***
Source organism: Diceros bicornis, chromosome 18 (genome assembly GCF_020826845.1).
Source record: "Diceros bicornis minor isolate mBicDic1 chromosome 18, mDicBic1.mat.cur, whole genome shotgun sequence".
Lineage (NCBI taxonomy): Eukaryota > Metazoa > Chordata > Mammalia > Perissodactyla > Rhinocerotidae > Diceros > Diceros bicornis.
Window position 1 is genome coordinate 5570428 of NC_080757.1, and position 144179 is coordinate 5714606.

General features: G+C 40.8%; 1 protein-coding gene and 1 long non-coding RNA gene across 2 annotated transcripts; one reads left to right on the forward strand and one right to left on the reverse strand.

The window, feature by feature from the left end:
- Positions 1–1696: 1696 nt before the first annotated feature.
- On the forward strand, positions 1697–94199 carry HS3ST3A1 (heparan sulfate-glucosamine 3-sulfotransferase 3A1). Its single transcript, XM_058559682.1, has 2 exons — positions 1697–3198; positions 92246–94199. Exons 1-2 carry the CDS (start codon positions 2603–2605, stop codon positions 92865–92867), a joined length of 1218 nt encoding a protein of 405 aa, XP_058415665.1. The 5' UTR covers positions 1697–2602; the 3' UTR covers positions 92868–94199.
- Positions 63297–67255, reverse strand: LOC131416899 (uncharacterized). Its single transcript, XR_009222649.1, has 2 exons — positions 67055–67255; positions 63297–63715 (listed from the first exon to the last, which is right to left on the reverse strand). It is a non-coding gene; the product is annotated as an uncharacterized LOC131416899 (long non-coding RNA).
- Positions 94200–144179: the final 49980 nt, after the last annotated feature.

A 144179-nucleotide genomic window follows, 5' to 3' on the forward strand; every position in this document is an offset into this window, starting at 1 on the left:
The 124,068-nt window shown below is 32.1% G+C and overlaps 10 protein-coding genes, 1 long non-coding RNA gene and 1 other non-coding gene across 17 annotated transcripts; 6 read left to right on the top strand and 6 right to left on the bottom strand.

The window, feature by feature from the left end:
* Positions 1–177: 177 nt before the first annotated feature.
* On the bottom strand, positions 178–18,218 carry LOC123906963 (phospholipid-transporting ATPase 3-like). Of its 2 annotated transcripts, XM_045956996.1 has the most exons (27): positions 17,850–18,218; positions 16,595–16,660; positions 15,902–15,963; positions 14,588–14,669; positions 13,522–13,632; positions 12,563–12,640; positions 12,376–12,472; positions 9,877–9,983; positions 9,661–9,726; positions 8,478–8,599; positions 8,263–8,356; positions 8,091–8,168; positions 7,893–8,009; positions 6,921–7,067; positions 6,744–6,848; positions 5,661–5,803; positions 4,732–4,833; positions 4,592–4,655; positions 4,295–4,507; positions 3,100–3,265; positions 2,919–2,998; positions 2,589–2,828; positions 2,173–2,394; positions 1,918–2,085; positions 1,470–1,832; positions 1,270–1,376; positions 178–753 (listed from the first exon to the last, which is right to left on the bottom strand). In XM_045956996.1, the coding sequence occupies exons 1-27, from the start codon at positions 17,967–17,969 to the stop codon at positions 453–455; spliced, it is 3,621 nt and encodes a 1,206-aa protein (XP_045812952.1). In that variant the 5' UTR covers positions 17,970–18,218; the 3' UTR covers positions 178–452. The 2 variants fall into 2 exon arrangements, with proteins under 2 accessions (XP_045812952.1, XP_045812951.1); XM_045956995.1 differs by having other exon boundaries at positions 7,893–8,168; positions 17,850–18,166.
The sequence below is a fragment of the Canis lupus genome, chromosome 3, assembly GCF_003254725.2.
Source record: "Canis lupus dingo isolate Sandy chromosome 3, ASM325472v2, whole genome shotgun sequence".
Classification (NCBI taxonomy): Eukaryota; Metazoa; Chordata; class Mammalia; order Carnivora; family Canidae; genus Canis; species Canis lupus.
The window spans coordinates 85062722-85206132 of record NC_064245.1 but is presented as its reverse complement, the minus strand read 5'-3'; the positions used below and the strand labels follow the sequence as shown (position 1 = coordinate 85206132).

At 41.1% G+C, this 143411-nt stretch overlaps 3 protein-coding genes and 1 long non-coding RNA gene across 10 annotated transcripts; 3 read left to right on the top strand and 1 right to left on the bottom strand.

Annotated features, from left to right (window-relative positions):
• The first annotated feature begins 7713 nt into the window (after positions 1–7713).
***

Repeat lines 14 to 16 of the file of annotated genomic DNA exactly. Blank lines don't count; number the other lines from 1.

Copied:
* Positions 1–177: 177 nt before the first annotated feature.
* On the bottom strand, positions 178–18,218 carry LOC123906963 (phospholipid-transporting ATPase 3-like). Of its 2 annotated transcripts, XM_045956996.1 has the most exons (27): positions 17,850–18,218; positions 16,595–16,660; positions 15,902–15,963; positions 14,588–14,669; positions 13,522–13,632; positions 12,563–12,640; positions 12,376–12,472; positions 9,877–9,983; positions 9,661–9,726; positions 8,478–8,599; positions 8,263–8,356; positions 8,091–8,168; positions 7,893–8,009; positions 6,921–7,067; positions 6,744–6,848; positions 5,661–5,803; positions 4,732–4,833; positions 4,592–4,655; positions 4,295–4,507; positions 3,100–3,265; positions 2,919–2,998; positions 2,589–2,828; positions 2,173–2,394; positions 1,918–2,085; positions 1,470–1,832; positions 1,270–1,376; positions 178–753 (listed from the first exon to the last, which is right to left on the bottom strand). In XM_045956996.1, the coding sequence occupies exons 1-27, from the start codon at positions 17,967–17,969 to the stop codon at positions 453–455; spliced, it is 3,621 nt and encodes a 1,206-aa protein (XP_045812952.1). In that variant the 5' UTR covers positions 17,970–18,218; the 3' UTR covers positions 178–452. The 2 variants fall into 2 exon arrangements, with proteins under 2 accessions (XP_045812952.1, XP_045812951.1); XM_045956995.1 differs by having other exon boundaries at positions 7,893–8,168; positions 17,850–18,166.
The sequence below is a fragment of the Canis lupus genome, chromosome 3, assembly GCF_003254725.2.